The study of seizures in Irish Wolfhounds began in
September of 1995 in an effort to determine if there was, is or could
be a continuing problem with seizures within the breed. The answers
are: yes, yes and hopefully not. This health problem in the breed does
not approach cancer or heart-related problems in terms of the number
affected. Maybe we can keep it that way.
After the University of Pennsylvania agreed to participate,
a preliminary questionnaire was developed to reflect the questions of
owners, breeders and the team at the university. This questionnaire
was sent to full and world-wide associate members of the Irish Wolfhound
Club of America and ads were placed in the national and some regional
breed club publications. The response rate has been 30.00% (217 responses
of 719 inquiries mailed).
Follow-up telephone contact is made with owners who
have submitted forms for animals affected with seizures to clarify and
expand information when necessary. New entries and follow up information
are processed and forwarded on a regular basis for review by the team
at the university.
The data submitted to the university is based on the
217 responses. The animals that qualified for the study are comprised
of, at present, 89 affected animals and 103 producers. Seventy-three
of these animals had grand mal seizures of unexplained nature. Three
entries experienced mild generalized seizures. Two of these three animals
were related to each other. Sixteen animals entered had explainable
causes for their seizures. Some of these causes included liver shunt,
encephalitis, hyperthermia, metasticised cancers, drug reactions and
reactions to pesticides. The owners of 21 Irish Wolfhounds that are
known to be affected with seizures have not yet entered the study. There
are some 15 hounds said, by rumor or innuendo, to have experienced seizures
but it has not been possible to confirm information on these animals
and they are, therefore, not included in the study at present. Hopefully,
these hounds will be added later.
Goals of the Study
The extensive detailed "wish list" that was originally
submitted to the University of Pennsylvania has been refined to focus
on four basic areas.
1. Identifying Irish Wolfhounds affected with seizures
and categorization of these seizures.
2. Addressing problems involved in maintenance of a
hound experiencing recurring epileptic seizures.
3. Collecting and processing of detailed pedigree information
to assist the geneticist and breeders.
4. Collecting blood samples from the affected animals
entered in the study and their immediate relatives for future DNA testing.
Limitations of the Study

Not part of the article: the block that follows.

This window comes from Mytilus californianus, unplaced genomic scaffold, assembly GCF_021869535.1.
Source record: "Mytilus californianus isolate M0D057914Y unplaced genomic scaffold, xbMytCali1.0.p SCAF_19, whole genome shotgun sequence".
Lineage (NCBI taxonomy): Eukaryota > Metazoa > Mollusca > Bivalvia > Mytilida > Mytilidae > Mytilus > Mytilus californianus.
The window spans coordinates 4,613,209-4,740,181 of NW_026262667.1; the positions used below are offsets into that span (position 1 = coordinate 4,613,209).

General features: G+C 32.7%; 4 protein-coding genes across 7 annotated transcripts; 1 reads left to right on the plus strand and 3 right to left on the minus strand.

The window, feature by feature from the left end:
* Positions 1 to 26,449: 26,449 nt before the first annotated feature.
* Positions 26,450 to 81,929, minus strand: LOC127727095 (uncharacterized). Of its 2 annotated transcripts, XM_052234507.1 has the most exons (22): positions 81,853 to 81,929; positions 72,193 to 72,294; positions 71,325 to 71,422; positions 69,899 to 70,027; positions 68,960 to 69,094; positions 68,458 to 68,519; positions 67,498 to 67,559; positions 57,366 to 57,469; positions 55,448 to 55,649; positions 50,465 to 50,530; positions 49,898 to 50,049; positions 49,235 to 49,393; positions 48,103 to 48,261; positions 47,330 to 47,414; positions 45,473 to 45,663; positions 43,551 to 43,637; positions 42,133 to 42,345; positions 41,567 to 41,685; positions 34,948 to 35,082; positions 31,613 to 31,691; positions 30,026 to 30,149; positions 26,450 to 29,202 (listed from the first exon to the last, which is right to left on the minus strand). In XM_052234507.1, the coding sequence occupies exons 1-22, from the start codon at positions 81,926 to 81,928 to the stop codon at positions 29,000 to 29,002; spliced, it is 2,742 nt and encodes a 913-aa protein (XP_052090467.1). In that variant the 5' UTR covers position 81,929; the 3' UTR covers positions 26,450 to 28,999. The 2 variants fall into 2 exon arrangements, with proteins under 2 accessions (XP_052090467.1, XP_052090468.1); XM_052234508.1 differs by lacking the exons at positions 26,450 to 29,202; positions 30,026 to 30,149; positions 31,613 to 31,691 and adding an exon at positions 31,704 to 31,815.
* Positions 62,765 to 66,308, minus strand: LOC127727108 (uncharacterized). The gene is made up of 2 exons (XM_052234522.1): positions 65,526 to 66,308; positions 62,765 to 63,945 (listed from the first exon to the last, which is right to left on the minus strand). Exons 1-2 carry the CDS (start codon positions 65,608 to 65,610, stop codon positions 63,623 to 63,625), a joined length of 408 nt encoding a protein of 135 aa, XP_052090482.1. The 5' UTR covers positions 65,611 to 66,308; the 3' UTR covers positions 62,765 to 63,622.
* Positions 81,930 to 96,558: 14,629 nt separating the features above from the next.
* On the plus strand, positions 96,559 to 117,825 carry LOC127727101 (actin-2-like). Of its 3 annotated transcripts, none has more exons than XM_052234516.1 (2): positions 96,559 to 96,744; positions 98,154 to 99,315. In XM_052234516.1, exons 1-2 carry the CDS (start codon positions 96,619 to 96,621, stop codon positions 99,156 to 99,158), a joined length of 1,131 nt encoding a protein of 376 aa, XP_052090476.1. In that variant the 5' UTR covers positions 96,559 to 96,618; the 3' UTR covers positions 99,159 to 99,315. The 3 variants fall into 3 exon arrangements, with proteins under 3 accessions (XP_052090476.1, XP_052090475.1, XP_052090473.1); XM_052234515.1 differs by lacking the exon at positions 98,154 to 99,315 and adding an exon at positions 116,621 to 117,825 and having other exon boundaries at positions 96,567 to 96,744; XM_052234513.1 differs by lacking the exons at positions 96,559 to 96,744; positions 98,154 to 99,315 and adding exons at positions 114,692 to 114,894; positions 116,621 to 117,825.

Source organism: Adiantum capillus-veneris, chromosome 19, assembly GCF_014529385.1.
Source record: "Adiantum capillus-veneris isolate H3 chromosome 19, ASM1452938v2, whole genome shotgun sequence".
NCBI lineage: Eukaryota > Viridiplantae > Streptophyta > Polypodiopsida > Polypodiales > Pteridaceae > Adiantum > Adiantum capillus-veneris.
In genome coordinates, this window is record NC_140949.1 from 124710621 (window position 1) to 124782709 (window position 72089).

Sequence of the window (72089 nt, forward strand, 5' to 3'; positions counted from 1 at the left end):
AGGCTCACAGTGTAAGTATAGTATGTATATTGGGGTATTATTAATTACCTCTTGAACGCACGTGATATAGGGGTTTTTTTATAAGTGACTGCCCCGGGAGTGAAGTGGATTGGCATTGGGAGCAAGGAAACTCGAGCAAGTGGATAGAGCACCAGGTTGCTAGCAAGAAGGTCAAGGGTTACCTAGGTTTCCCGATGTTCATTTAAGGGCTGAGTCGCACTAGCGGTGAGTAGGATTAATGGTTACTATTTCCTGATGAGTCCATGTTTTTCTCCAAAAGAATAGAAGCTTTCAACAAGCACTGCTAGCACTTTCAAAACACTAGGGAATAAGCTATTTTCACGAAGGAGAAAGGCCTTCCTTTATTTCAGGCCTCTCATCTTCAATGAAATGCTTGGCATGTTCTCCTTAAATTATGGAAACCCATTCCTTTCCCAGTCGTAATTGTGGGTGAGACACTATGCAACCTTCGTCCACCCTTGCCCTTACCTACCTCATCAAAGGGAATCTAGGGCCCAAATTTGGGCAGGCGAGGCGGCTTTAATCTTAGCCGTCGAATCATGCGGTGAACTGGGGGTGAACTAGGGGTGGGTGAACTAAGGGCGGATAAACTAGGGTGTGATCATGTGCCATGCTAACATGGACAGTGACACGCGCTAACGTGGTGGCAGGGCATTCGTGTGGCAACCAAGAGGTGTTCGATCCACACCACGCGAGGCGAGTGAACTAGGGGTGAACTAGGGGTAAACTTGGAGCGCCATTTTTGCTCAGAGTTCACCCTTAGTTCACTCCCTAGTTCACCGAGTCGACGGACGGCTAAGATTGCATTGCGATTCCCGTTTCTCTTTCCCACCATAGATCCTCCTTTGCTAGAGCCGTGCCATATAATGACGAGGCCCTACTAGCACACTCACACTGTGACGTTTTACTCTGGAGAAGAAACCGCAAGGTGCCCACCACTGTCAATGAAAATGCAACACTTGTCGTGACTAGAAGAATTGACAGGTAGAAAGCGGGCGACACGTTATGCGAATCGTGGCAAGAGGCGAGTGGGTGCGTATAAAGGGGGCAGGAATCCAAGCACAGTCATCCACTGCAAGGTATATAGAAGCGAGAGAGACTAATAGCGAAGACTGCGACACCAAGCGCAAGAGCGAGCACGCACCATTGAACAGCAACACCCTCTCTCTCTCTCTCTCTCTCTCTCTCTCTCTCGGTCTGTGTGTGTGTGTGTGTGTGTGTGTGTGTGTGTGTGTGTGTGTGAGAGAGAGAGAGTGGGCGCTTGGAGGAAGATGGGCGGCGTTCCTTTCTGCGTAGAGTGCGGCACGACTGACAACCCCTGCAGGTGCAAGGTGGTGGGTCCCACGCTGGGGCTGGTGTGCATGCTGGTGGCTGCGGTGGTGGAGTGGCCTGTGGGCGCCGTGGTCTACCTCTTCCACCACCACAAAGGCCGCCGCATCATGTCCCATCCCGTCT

The primary limitation of the study is the reluctance
of Irish Wolfhound owners/breeders to participate. The Irish Wolfhounds
entered in the study by no means represent all individuals of the breed
which are affected with seizures. Several owners and breeders have chosen
not to enter their animals in the study for personal reasons. Only if
and when these IWs are formally entered will they be added to the data
for the study even though they are known to be affected with seizures.
The failure to collect complete data has eliminated
some entries from the study. Many of these animals are long since dead
and documentation of the particulars involved is incomplete.
The short lifespan of the Irish Wolfhound as a breed
has created some difficulties in the blood collection phase of the study
as many of the affected hounds are already dead, as are their parents.
Eligibility For Entry Into The Study
Any Irish Wolfhound, of any bloodline, living or dead,
of any age or sex, from any country that has experienced a seizure or
seizures for any reason may be submitted. It is important to remember
that to determine if a pattern of inheritance exists it is necessary
to know also which animals are not affected with seizures, especially
those with close degrees of relatedness (aunts, uncles, cousins, grandparents,
etc) to the hounds with seizures. Remember, too, that use of gene pools
in other countries has become increasingly easier and more frequent.
It could well be that your affected animal is related to affected ones
in different countries.
This study is to explore all types of seizures, not
just the suspected inheritable form. Information is also needed about
hounds who have had seizures with specific causes, such as drug reactions,
disease or environmental influences.
To obtain a preliminary questionnaire please contact:
P.O. Box 928.
Fayetteville, GA 30214
Fax (770) 460-9819
Email - email@example.com
© Anne Janis 1998